Politicians are slowly coming around to the idea that states and localities should be able to determine their own marijuana policies, and that the federal government should stay out of the way. Is your mayor one of these?
You can help bring them into the Marijuana Majority by contacting your mayors and asking them to support sensible policy reform!
It looks like Ultimate Fighting Championship and the New Jersey Athletic Control Board have not caught on to the changes in marijuana testing thresholds proposed by the World Anti-Doping Agency. Fighter Pat Healy has been fined, suspended, and his win changed to a “no contest” after testing positive for marijuana after his victory over Jim Miller two weeks ago.
According to UFC president Dana White, his organization will continue to abide by the standards set by various state athletic commissions when it comes to drugs. He does not, however, seem overly concerned with testosterone replacement therapy, which, while legal, can significantly increase the performance of athletes. This means that it is up to state athletic commissions to heed the advice of WADA.
Healy apologized for the incident, saying he made a “very poor choice” and promised to “make a conscious effort to be a better role model within the [mixed martial arts] community.”
He shouldn’t have to apologize. Not for using a substance that is safer than alcohol and does not overtly enhance performance.
The World Anti-Doping Agency (WADA) raised the threshold for a positive test for marijuana from 15 nanograms per milliliter to 150 nanograms per milliliter, significantly reducing the likelihood of detection for athletes who use the drug.
“We wanted to focus on the athletes that abuse the substance in competition,” said Julie Masse, WADA’s director of communications. “This should exclude cases where marijuana is not used in competition.”
Although marijuana is not considered a performance-enhancing drug, WADA included it on its initial list of prohibited substances in 2003 after caving in to pressure from U.S. sports officials.
“From a sports perspective, I was rather ambivalent (toward marijuana),” stated Richard Pound, an attorney who was WADA’s initial chief and still serves on the Foundation Board. “As we morphed into WADA, the USA was very keen to have it included.”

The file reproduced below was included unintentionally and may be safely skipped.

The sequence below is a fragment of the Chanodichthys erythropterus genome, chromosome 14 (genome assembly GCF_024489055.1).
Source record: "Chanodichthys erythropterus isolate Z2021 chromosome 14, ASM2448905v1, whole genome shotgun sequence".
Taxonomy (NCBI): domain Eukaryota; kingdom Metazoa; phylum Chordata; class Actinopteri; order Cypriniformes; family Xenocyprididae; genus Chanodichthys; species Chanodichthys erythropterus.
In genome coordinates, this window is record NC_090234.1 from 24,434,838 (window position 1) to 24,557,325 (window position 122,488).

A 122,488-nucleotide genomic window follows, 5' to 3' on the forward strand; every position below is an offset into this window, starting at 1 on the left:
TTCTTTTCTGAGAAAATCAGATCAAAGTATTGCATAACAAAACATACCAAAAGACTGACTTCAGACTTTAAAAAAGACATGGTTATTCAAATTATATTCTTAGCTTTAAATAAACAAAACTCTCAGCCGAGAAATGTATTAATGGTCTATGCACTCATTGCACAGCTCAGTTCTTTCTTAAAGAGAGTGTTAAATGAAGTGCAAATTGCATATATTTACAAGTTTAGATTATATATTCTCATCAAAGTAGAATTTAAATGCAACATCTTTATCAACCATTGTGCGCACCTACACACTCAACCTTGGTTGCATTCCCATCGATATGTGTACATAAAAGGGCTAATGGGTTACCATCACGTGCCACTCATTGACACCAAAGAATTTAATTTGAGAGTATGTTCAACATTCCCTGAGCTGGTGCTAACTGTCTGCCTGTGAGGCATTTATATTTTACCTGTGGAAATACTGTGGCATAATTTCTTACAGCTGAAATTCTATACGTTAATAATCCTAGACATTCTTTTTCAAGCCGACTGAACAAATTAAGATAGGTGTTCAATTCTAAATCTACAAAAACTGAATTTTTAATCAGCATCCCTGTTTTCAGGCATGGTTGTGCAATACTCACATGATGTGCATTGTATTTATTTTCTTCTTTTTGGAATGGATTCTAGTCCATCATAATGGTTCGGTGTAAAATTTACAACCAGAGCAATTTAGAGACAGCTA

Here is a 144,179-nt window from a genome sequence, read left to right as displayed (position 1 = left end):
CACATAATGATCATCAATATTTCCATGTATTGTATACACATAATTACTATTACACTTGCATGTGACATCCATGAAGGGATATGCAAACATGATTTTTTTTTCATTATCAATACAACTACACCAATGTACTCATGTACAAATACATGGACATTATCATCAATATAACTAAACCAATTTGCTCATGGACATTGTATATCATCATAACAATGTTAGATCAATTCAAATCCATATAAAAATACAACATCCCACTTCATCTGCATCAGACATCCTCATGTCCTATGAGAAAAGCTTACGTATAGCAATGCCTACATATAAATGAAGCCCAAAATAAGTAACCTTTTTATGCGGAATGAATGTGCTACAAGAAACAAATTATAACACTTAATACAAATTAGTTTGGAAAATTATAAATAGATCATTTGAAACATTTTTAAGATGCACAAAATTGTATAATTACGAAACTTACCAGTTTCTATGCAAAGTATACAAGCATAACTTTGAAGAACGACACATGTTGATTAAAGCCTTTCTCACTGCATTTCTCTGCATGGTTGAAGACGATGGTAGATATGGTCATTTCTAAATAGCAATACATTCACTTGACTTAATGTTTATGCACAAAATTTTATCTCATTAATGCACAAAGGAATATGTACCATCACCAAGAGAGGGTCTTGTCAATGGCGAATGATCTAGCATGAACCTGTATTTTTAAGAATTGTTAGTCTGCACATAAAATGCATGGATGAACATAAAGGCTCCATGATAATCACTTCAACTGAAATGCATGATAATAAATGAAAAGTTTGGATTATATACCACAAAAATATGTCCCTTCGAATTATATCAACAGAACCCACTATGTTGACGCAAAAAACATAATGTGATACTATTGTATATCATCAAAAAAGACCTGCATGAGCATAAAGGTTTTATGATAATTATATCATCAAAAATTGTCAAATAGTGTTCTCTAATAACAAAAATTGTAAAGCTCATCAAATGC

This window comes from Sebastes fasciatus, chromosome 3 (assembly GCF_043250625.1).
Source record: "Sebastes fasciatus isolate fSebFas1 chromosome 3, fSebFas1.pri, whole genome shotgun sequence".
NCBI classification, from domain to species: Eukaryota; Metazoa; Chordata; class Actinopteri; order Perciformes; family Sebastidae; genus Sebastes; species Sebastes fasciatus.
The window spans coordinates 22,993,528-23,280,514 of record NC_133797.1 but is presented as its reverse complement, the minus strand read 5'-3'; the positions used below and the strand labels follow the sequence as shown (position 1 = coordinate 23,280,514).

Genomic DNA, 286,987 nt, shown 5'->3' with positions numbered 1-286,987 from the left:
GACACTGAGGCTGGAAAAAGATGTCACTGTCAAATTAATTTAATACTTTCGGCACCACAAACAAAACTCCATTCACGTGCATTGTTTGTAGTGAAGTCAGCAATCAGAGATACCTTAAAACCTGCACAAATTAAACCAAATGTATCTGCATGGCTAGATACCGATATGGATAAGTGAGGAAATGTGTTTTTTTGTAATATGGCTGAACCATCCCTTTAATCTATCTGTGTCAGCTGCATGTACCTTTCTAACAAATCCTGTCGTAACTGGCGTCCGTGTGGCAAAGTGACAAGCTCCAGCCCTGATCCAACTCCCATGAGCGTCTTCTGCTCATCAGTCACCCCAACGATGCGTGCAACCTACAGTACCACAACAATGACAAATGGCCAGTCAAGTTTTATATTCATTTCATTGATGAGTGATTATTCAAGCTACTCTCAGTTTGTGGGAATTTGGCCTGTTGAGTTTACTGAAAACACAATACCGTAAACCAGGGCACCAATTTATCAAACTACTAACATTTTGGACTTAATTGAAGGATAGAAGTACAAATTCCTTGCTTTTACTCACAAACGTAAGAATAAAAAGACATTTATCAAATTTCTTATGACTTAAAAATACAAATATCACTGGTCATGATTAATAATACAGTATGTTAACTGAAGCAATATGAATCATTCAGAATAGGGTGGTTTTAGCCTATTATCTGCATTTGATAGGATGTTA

Although marijuana thresholds and testing are vague indicatives rather than precise measurements of use, WADA hopes that the new limit will lessen the chance that responsible recreational users will suffer disciplinary action. In recent years, a number of athletes, some of them legitimate medical marijuana patients, have faced suspensions and huge fines failing post-competition marijuana tests.
“There is no desire to go soft on the list,” WADA’s Athlete Committee announced, “but members want cheaters to be caught for cheating, not for recreational usage.”
The more people you know who use marijuana, the harder it becomes to say that they should be arrested for possessing it. After all, the vast majority of marijuana users are productive and otherwise law-abiding members of society. This fact has become increasingly evident as more and more people come out of the “cannabis closet” and become open about their experiences with the substance.
Last Friday, House Speaker John Boehner’s daughter Lindsay married Dominic Lakhan, a Jamaican-born construction worker. Lakhan was arrested for possession of a small amount of marijuana in 2006.
Rep. John Boehner
Is it possible that Boehner, who has consistently opposed marijuana policy reform, will start to come around now that he has a convicted marijuana user for a son-in-law? Does he think Lakhan is better off with an arrest record or that Lakhan deserves to be arrested again for using marijuana? Would he care about how it affects his daughter? Only time will tell.
Let’s hope his experience is similar to that of Republican Senator Rob Portman, who changed his stance on gay marriage after learning that his son is gay. While this position initially caused a slight loss in approval among Republicans in his state, the growing acceptance of gay marriage (which has been nearly mirrored by the increasing support for marijuana policy reform) could actually help him in the long run.
Politicians’ thinking traditionally lags far behind the general public on social issues, but it gets a little harder to ignore when that thinking hurts your own family.
State lawmakers gave final approval Monday to a measure that will decriminalize possession of limited amounts of marijuana in Vermont. The bill will now be transmitted to Gov. Peter Shumlin, who is expected to sign it into law in coming weeks, at which time Vermont will become the 17th state in the nation to decriminalize or legalize marijuana.
H. 200, introduced by Rep. Christopher Pearson (P-Burlington) with a tripartisan group of 38 co-sponsors, will remove criminal penalties for possession of up to one ounce of marijuana and replace them with a civil fine, similar to a traffic ticket. Those under age 21 would be required to undergo substance abuse screening. Under current state law, possession of up to two ounces of marijuana is a misdemeanor punishable by up to six months in jail for a first offense and up to two years in jail for a subsequent offense.
The Vermont victory marks another big step toward ending marijuana prohibition in our country, but there’s still a lot more work to be done. Marijuana policy reform bills have been introduced in 30 state legislatures this year, and even more are expected next year.